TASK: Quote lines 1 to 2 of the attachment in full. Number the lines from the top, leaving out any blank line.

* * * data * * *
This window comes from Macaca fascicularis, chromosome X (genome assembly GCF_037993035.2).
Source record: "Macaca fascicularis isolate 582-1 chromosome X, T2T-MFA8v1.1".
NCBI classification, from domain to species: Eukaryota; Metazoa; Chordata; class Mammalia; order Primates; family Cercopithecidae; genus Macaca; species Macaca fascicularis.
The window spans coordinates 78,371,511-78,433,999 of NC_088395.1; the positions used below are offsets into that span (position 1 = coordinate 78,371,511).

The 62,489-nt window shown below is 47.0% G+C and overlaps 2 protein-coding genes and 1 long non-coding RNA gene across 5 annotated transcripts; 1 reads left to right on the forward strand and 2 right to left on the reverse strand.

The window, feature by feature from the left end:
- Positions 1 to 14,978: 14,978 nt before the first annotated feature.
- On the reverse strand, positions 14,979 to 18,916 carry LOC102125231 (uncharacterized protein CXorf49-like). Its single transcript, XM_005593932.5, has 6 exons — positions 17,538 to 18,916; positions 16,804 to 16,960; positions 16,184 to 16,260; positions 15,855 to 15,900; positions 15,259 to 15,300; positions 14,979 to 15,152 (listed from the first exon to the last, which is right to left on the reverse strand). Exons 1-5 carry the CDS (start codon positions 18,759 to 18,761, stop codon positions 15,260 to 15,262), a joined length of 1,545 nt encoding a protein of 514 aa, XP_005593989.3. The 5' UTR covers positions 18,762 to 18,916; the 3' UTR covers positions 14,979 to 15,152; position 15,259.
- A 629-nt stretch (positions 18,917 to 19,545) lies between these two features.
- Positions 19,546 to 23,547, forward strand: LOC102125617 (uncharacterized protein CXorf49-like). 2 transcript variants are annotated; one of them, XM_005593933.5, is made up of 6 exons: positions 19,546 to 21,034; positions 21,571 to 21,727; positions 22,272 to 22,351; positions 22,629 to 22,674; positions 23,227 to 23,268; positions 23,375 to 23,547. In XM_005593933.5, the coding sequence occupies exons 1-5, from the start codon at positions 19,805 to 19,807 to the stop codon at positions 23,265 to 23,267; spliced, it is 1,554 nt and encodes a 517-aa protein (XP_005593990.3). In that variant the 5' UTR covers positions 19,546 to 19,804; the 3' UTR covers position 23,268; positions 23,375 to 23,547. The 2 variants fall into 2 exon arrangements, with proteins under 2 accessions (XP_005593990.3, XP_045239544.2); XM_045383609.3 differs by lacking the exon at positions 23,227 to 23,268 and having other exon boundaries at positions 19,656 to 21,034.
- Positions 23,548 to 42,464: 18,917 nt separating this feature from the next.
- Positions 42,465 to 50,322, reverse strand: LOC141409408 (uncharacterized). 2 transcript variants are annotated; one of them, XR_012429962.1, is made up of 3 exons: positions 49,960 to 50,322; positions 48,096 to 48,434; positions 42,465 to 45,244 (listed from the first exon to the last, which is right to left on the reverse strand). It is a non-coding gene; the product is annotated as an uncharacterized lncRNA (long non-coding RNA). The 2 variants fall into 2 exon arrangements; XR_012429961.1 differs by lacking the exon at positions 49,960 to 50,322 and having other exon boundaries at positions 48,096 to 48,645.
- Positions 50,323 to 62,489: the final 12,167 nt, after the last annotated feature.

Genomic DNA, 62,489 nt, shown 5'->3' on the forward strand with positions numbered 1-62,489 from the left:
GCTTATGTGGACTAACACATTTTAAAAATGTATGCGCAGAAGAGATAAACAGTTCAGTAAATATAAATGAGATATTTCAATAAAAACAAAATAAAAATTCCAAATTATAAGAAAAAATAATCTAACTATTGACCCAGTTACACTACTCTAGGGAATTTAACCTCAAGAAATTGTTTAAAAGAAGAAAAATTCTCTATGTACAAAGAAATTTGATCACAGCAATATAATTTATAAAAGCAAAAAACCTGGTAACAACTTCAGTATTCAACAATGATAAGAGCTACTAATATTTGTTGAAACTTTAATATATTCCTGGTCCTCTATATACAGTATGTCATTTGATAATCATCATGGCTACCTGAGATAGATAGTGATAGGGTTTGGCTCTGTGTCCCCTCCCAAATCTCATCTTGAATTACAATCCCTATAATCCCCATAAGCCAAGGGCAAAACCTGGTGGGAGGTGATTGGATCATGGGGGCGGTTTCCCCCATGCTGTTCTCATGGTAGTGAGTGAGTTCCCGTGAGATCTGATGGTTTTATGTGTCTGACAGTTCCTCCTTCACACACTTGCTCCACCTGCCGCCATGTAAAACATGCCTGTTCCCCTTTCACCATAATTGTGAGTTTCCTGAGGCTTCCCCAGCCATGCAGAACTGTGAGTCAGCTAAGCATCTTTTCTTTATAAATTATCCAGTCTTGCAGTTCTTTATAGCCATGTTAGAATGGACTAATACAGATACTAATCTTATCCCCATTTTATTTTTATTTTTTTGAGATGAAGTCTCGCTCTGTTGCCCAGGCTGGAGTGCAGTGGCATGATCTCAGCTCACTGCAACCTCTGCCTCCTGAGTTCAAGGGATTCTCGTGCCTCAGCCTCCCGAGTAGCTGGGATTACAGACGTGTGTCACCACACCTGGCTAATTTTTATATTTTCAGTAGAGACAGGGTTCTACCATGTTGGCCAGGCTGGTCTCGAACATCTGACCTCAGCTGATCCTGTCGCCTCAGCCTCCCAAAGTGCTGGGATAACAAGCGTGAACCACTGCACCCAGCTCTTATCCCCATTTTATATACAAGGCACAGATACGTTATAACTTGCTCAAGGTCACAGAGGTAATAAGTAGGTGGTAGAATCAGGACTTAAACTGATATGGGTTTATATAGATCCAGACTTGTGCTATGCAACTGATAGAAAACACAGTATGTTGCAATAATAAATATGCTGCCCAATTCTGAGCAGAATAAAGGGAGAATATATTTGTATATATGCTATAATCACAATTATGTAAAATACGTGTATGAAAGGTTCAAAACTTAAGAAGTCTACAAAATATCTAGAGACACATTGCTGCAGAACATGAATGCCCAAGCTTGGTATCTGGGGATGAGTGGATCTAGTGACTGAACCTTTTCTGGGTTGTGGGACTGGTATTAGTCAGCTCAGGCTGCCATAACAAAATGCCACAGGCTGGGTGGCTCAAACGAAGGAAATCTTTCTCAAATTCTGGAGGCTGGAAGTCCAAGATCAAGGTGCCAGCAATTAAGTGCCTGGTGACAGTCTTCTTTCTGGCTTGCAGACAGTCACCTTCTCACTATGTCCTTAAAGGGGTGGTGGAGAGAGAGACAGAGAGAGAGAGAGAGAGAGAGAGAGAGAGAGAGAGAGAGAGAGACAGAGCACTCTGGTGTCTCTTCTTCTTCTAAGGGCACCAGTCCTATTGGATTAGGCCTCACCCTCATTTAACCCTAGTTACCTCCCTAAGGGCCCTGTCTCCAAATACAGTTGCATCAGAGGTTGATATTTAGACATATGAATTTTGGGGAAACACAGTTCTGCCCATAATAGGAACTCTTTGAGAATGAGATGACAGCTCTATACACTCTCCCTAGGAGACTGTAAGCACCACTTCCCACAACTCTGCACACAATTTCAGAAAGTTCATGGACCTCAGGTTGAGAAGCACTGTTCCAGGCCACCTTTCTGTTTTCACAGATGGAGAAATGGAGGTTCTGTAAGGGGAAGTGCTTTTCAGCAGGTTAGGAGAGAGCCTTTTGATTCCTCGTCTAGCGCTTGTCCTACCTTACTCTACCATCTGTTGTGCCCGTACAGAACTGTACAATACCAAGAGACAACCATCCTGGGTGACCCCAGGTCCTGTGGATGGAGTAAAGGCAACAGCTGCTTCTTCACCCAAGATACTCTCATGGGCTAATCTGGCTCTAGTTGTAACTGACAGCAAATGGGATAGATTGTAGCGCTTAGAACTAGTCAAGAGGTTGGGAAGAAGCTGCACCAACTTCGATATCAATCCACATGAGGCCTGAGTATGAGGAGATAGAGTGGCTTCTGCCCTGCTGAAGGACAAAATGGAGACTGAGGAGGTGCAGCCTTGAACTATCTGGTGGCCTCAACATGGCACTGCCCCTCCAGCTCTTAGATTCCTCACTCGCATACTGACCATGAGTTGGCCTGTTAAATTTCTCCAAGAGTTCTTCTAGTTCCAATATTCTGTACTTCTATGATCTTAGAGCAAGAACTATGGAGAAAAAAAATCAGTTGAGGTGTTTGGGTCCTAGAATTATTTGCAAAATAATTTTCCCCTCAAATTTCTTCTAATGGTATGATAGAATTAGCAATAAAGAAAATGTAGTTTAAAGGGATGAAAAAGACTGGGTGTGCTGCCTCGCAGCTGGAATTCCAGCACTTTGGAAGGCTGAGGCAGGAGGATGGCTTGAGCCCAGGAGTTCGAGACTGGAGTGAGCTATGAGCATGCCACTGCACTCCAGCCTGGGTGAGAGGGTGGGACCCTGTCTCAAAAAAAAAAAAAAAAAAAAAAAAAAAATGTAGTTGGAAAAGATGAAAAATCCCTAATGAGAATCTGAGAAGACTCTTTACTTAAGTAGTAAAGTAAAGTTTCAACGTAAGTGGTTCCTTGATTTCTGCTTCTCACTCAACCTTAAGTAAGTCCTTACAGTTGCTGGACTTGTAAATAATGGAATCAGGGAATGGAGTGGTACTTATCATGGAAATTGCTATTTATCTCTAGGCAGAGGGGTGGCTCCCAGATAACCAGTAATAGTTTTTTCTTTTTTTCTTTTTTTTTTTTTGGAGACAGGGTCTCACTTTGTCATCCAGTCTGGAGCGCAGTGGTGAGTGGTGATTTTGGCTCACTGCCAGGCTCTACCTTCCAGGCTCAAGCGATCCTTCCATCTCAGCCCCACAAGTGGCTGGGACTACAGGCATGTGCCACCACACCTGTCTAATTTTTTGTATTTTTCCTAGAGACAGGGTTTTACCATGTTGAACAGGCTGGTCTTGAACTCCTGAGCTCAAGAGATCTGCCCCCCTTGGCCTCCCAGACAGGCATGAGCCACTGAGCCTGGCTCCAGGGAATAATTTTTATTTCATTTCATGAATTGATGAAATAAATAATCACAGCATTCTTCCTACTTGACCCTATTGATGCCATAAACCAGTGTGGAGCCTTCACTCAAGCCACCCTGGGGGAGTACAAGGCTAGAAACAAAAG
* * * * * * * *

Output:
This window comes from Macaca fascicularis, chromosome X (genome assembly GCF_037993035.2).
Source record: "Macaca fascicularis isolate 582-1 chromosome X, T2T-MFA8v1.1".